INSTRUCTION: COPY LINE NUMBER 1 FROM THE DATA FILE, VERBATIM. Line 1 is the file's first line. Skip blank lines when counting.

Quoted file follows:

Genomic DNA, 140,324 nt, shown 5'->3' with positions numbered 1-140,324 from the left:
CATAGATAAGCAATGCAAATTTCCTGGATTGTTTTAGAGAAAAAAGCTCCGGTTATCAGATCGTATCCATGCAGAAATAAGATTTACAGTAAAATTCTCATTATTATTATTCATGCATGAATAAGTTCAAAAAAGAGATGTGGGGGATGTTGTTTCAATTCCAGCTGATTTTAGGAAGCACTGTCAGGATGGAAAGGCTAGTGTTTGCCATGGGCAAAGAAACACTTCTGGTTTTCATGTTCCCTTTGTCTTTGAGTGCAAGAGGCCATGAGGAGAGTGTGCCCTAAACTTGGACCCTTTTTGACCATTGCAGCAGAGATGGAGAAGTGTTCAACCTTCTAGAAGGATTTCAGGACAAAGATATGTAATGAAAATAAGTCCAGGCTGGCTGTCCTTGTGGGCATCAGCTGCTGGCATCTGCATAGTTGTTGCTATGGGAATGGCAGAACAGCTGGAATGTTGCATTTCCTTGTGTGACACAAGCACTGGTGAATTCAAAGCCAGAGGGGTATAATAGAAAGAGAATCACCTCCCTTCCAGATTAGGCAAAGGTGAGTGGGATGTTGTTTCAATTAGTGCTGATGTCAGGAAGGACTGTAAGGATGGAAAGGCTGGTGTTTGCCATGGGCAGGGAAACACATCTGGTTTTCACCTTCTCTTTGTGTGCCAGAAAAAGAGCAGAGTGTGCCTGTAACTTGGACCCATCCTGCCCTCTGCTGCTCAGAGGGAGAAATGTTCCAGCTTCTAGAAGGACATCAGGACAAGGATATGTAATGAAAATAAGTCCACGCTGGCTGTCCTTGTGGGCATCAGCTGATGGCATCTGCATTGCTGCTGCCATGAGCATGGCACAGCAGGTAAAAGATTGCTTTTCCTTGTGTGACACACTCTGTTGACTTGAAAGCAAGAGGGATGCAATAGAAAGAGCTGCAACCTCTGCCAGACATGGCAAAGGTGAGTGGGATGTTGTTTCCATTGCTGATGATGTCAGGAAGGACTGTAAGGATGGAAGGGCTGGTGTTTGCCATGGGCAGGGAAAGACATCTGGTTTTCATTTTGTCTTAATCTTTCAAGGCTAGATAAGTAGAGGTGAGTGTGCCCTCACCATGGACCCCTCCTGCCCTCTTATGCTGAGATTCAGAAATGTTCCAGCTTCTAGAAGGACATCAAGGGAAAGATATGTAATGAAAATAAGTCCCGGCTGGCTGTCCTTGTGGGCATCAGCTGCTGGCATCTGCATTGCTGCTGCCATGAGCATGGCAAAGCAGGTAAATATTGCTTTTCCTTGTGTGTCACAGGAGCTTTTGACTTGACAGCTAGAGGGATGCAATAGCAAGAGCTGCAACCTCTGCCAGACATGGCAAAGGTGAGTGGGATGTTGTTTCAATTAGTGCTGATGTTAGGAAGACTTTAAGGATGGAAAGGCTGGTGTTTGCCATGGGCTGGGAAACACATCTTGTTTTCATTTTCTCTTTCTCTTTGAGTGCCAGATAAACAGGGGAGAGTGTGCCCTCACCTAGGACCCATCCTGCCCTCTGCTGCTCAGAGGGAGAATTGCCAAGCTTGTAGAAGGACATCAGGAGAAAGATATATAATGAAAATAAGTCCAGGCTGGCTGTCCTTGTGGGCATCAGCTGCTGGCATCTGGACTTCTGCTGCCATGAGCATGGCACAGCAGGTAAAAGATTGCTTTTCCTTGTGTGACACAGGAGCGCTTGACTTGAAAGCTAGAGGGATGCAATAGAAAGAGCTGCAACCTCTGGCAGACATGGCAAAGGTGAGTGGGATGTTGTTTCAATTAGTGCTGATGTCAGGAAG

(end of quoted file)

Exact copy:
Genomic DNA, 140,324 nt, shown 5'->3' with positions numbered 1-140,324 from the left: